There exist thousands of organisations worldwide that deal with international social work concerns - many more can provide long-term careers for social workers in international practice. Long-term positions--more than one or two years in length--generally are career related and, often, are difficult to secure. Short-term positions, on the other hand, tend to be plentiful. They are comparatively easy to obtain and often easier to arrange than long-term ones.
Most universities in UK, USA, Europe, Australia, India, etc have master’s degree in international social work, many of them with specialisation. The University of Edinburgh is one of the earliest providers of social work education in the UK beginning in 1918 and, over time, becoming recognised as a leading institution in this field. Social work education at the University of Edinburgh includes a four year undergraduate Bachelor of Science (BSc) in Social Work, a two year postgraduate Master of Social Work (MSW); a PhD in Social Work, and a post-graduate certificate in Advanced Professional Studies (Mental Health Officers Award), besides a number of credit bearing stand-alone courses.
In order to gain admission to MSc in International Social Work programme, applicants should have equivalent of an undergraduate honours degree in Social Work/Social Sciences or in a related field, preferably holding an upper second class classification. Generally, candidates should show a demonstrable background or interest in international social work and social development, and some work experience in a relevant setting will be desirable.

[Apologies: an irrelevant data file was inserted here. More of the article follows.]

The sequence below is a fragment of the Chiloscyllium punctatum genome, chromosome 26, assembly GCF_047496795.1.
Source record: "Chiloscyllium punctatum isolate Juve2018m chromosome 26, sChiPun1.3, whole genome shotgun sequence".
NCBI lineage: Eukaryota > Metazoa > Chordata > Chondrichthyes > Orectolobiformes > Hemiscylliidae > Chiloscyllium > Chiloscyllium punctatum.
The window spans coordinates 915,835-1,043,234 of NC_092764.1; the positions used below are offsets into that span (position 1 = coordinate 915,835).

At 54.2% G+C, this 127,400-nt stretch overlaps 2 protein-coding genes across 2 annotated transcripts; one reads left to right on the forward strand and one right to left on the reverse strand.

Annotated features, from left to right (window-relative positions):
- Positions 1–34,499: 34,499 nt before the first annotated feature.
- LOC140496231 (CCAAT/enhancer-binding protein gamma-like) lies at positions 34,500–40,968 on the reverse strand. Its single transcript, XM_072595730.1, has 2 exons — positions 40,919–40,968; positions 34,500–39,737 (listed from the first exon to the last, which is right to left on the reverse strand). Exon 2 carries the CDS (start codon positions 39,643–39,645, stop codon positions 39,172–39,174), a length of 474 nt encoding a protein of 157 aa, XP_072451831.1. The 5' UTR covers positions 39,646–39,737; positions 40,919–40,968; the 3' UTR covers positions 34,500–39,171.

Range of opportunities
International career opportunities for social workers are found in many types of settings. The following are some categories of organisations and agencies that are known to employ social workers for international work;
* International Inter-Governmental Organisations like the United Nations and its 12 specialised agencies
* International Non-Governmental Organizations (NGOs)
* University-based programs
* Foundation programs - larger foundations may employ substantial numbers of professional staff
* Religious organisations - they sponsor thousands of human service programs around the world
* Social work in corporate settings
Areas of international social work also include international social work and social development, HIV/AIDS, public health and human rights, refugees and asylum seekers and cross border reproductive services
A catch phrase for the nineties has become "Think globally, act locally". With an international social work career, it is possible to have the best of both worlds--that of acting on major international social issues, either at home or abroad, and wherever one chooses to work to be engaged in solving social problems of worldwide dimensions.
As the social context of human services becomes increasingly more internationalised, it is crucial that social workers broaden their world view; the personal and professional rewards for doing so can be immense.
(The writer is the program director of MSW at Edinburgh University.)